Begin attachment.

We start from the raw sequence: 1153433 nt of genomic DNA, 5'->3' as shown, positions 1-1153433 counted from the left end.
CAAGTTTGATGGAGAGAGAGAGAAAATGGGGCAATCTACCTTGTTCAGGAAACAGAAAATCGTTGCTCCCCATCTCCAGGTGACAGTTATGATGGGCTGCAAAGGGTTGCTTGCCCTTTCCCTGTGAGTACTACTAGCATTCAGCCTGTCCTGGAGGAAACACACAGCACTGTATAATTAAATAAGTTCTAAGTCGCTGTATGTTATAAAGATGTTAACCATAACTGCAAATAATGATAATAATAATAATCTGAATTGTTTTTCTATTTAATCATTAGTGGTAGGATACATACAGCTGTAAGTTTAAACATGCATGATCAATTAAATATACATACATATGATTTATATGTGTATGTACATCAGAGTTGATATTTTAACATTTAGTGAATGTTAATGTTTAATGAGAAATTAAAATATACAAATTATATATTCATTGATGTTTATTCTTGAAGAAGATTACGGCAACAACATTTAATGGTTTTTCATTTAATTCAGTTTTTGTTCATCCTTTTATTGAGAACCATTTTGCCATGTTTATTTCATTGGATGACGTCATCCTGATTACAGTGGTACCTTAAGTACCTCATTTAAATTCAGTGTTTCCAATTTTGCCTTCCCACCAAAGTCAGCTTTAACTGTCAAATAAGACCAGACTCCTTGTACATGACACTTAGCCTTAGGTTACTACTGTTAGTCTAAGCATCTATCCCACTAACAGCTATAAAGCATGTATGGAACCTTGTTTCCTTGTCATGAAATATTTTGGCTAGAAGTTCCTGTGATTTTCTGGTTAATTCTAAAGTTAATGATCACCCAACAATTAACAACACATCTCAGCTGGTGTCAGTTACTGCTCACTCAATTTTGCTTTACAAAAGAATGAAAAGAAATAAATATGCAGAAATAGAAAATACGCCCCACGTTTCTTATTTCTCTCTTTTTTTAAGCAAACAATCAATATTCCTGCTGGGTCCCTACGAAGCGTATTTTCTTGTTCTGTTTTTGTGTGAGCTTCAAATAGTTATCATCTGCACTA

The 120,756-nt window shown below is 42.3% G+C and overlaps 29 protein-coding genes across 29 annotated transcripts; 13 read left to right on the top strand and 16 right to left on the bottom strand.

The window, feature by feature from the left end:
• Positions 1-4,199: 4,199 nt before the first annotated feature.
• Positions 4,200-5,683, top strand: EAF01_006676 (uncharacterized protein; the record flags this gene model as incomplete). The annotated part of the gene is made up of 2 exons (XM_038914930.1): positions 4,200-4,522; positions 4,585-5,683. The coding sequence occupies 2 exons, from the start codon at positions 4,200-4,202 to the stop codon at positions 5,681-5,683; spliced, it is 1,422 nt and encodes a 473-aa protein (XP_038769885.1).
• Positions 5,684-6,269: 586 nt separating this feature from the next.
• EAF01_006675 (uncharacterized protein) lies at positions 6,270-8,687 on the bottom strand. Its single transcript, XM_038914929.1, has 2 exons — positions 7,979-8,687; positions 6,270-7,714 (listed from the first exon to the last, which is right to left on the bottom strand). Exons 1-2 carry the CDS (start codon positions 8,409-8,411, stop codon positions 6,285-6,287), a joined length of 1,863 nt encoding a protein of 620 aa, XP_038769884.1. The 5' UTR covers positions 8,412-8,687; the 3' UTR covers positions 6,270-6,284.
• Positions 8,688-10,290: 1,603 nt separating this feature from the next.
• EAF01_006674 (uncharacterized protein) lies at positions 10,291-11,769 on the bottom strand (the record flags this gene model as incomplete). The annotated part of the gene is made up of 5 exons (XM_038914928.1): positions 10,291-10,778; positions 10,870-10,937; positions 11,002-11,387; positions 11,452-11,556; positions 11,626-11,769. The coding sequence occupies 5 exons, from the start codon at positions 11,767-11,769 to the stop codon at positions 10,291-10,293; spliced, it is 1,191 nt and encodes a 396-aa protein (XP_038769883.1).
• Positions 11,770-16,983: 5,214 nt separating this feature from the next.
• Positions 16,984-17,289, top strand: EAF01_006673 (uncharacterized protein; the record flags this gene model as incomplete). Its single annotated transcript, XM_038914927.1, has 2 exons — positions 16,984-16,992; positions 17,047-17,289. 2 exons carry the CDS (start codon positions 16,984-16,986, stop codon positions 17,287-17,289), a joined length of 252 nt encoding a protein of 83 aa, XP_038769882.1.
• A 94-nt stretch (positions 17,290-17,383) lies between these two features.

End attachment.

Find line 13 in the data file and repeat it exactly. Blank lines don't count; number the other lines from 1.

• A 94-nt stretch (positions 17,290-17,383) lies between these two features.